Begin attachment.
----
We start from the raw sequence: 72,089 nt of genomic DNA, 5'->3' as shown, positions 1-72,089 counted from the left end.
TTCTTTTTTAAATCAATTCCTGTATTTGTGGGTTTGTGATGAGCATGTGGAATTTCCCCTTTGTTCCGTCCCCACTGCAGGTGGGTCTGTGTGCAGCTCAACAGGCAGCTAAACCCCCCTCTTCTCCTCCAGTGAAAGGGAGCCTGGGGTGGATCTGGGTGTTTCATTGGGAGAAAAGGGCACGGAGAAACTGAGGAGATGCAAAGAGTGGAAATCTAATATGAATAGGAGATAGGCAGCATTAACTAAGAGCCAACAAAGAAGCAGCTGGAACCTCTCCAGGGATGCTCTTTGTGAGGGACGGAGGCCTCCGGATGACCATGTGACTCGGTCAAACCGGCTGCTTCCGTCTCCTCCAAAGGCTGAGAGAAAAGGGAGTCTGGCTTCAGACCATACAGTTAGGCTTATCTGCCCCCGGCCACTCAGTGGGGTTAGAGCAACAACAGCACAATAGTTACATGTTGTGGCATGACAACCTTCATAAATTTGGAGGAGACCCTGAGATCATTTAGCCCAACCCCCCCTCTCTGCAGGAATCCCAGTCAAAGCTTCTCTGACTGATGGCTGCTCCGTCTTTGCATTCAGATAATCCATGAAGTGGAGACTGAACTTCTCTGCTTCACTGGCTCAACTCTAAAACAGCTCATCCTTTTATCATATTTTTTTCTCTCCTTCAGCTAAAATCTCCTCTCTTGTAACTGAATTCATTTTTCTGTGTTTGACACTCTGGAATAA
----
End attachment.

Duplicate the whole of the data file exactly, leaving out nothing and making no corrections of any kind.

We start from the raw sequence: 72,089 nt of genomic DNA, 5'->3' as shown, positions 1-72,089 counted from the left end.
TTCTTTTTTAAATCAATTCCTGTATTTGTGGGTTTGTGATGAGCATGTGGAATTTCCCCTTTGTTCCGTCCCCACTGCAGGTGGGTCTGTGTGCAGCTCAACAGGCAGCTAAACCCCCCTCTTCTCCTCCAGTGAAAGGGAGCCTGGGGTGGATCTGGGTGTTTCATTGGGAGAAAAGGGCACGGAGAAACTGAGGAGATGCAAAGAGTGGAAATCTAATATGAATAGGAGATAGGCAGCATTAACTAAGAGCCAACAAAGAAGCAGCTGGAACCTCTCCAGGGATGCTCTTTGTGAGGGACGGAGGCCTCCGGATGACCATGTGACTCGGTCAAACCGGCTGCTTCCGTCTCCTCCAAAGGCTGAGAGAAAAGGGAGTCTGGCTTCAGACCATACAGTTAGGCTTATCTGCCCCCGGCCACTCAGTGGGGTTAGAGCAACAACAGCACAATAGTTACATGTTGTGGCATGACAACCTTCATAAATTTGGAGGAGACCCTGAGATCATTTAGCCCAACCCCCCCTCTCTGCAGGAATCCCAGTCAAAGCTTCTCTGACTGATGGCTGCTCCGTCTTTGCATTCAGATAATCCATGAAGTGGAGACTGAACTTCTCTGCTTCACTGGCTCAACTCTAAAACAGCTCATCCTTTTATCATATTTTTTTCTCTCCTTCAGCTAAAATCTCCTCTCTTGTAACTGAATTCATTTTTCTGTGTTTGACACTCTGGAATAA